Find Jane Bozarth

Jane Bozarth on blogspot

Jane Bozarth on Twitter

Jane Bozarth on Facebook

Jane Bozarth on Google+

Short description of Jane Bozarth on Learning Solutions Mag

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Tools for Learning

Jane Hart, C4LPT

Jane Hart, C4LPT

One of the websites that inspired me in 2011 is Top-100 Tools for Learning as developed by Jane Hart, founder of the Centre for Learning & Performance Technologies C4LPT. In the last 5 years this list was compiled annually, based on learning professionals’ experiences and input.

The list triggers my curiosity by providing just a short description in the list (Nr 1 – Twitter:  micro-sharing site), and by providing comments from those that recommended the tool if you click on it. From there you can directly link to the tool’s web address. This year, there is a neat summary available via Slideshare (embedded below), in addition to the list in text form.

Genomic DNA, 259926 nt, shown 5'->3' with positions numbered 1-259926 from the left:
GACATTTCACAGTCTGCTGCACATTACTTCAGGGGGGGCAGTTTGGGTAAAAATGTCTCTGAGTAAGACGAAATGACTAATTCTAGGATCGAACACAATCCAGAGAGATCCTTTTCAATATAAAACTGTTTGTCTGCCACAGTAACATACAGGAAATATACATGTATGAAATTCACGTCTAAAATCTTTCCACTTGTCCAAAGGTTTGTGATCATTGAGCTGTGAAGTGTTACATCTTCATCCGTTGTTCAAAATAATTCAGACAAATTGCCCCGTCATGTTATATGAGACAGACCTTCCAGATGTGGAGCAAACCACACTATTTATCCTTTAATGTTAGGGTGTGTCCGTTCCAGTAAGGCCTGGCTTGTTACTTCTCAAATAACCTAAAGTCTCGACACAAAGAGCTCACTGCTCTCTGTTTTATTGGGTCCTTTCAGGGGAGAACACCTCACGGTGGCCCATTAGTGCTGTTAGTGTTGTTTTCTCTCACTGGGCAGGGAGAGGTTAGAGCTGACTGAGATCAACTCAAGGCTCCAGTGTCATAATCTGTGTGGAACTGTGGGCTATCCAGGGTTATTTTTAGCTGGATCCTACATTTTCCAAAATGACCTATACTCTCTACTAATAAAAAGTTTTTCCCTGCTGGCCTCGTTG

What makes the list interesting and useful is not just the fact that it is a great resource, but that it makes you consider the tools on it in a different light. For instance, Twitter has been number 1 since 2009. Before I was directed towards the Top-100 in a workshop on Social Media for Learning and Change, I would not have viewed Twitter as a potential learning tool. Like many others, I thought Twitter was just to share how many coffees you’d been drinking that day, where you were and what you might be doing next. Since then, I have discovered I was wrong there and found that indeed there is a lot to be learned through Twitter.